Monday, March 1, 2010

Lyn Lifshin

Ballroom, Reading Room

Bring a book, better
make it two. Or a whole
encyclopedia. When you
see the guys in class, a
book's like a fan shy
Victorians hid behind.
If you don't want your
spine ripped off like some
one dumping a truck load
of books at a landfill.
Bring a book: too many
of the new dancers are
that rough in tango. I
used to think it odd, one
woman with her nose
in a book but now I sit
down when the hulk,
the motorcycle (or lets
call him falling off his
motorcycle) man moves
toward me. And if the
stench of garlic isn't for
you, bring a book as
a shield to escape to
the bench or safer go in
another room, say the
kitchen. Behind a book
you look serious, not
just trying to escape
the ones who wrench
your arm out of a socket,
turn toes blood. A book
is a noli me tangere
sign, do not touch me.
When the best ones
aren't dancing, believe
me, take a book

When, At the Ballet Barre, The Mad Girl Realizes

the only relief,
that she could
end it all, this
going thru the
motions. She is
sick of fantasy
being more real
than her life.
On the metro,
only gray. In
ballet, the gray
leaks in thru
her skin, braids
with a litany
of dreads. She
can't remember
when she stopped
looking ahead
but only backward

-both poems previously published at Unlikely Stories

Those Quilts Invite

on e mail like a gulp of rum with
honey, what my mother gave me
to keep the flu away, burning
as I swallowed. I think of the
summer it was sweltering,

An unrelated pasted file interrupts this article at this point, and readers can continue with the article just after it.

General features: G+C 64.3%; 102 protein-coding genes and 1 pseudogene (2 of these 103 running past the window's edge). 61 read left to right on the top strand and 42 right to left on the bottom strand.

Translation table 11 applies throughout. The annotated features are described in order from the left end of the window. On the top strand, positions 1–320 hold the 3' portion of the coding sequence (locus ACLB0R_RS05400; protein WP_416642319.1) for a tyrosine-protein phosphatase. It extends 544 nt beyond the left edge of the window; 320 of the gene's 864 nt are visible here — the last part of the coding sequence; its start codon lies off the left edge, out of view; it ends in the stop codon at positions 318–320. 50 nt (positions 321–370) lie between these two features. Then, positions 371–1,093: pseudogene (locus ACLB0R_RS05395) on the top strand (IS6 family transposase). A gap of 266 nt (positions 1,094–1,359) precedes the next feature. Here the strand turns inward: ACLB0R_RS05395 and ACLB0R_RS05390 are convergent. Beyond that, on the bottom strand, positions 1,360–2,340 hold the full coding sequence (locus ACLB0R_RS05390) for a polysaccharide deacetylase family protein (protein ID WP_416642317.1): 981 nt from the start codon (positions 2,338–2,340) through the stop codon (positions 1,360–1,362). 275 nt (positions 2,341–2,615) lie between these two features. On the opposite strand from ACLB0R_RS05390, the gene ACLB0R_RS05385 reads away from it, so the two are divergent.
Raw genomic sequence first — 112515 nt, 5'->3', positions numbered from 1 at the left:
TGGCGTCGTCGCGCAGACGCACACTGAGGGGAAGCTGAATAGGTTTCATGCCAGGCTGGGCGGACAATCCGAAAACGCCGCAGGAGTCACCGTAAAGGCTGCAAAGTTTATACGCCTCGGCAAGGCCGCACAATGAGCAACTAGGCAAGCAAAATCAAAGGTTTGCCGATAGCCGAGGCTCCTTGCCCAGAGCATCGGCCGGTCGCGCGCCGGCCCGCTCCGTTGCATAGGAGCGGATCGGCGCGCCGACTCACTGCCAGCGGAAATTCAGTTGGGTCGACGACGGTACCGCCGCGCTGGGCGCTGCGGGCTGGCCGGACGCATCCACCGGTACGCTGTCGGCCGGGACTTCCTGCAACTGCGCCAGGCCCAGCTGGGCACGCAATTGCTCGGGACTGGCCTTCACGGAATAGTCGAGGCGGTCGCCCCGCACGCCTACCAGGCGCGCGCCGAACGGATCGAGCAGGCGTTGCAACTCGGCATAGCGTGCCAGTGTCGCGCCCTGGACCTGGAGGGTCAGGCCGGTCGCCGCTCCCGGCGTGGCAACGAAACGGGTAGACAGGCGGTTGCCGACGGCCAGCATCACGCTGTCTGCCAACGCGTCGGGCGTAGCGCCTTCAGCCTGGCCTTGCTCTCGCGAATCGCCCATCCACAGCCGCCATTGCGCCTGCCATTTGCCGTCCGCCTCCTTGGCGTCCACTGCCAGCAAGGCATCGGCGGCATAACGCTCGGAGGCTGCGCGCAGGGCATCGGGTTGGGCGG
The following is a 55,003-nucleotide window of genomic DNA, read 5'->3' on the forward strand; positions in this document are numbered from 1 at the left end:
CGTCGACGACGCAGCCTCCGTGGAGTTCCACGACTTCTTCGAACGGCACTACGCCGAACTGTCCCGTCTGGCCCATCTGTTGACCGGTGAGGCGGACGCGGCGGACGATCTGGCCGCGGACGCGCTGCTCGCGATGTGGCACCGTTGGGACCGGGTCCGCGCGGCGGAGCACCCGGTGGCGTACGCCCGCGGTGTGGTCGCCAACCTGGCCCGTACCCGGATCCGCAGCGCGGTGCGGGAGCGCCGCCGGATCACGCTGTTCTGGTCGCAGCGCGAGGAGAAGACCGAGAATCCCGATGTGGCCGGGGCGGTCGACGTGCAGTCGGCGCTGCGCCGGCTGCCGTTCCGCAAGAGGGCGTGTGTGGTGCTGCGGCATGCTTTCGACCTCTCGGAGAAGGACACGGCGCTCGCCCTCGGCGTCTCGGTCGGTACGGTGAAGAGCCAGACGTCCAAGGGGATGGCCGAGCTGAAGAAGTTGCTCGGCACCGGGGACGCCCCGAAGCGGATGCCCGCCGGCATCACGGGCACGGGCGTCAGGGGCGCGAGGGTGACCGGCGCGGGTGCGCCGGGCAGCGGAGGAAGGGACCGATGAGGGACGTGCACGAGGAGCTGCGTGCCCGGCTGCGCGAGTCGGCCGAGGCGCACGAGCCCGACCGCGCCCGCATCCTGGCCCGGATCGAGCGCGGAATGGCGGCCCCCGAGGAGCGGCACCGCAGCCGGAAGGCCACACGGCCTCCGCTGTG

jasmine and rose on my skin
so heavy somebody walked
off the train and I stopped to
wash it off at a café. I was
sweating in boots, cursed the
sun, the stain from rose oil on
my sleeve. I couldn't believe
I'd agreed to traipse into town
with bags of poems to meet in a
stranger's bedroom. With no
desk or table, we spread poems
over the bed, read for hours.
Then he stopped to bring me coke
and slid his body between the
family poems and my thighs with
the bed tilting. I slid closer to
him, felt the room become his
mouth, his body become a hard
muscle like the verbs in his
poems, his hand under my denim.
It was too late to stay, my face
rose as the scent he must have
smelled all over his body. I
had to go, was drenched and
not from the heat, throbbing, as
I am re-reading, "those quilts invite"

The Apple Orchard Man

I saw him four times
in my grandfather's Dept
Store's triple mirror,
my own cheeks pinker
than my pink pique
dress. Flourescent
lights, mountains of
house dresses still
hugging the week's heat,
he strutted down aisles
of Levis. No matter
later I heard he
was on drugs, had
three wives. When he
leaned a hip toward
me, his grin of other
dark charming men I'd
never see as danger,
I could have invited him
into the stuffy dressing
room as if that close
dark was a part of me
and I'd been waiting,
longed to lie under
his branches, have the
dark fruit glisten over
my body, saw myself
brushing long mahogany
hair in a window over
the orchard, everything in
me wild petals he could
open and coax to
bloom as wildly.

-both poems previously published at The Dublin Quarterly

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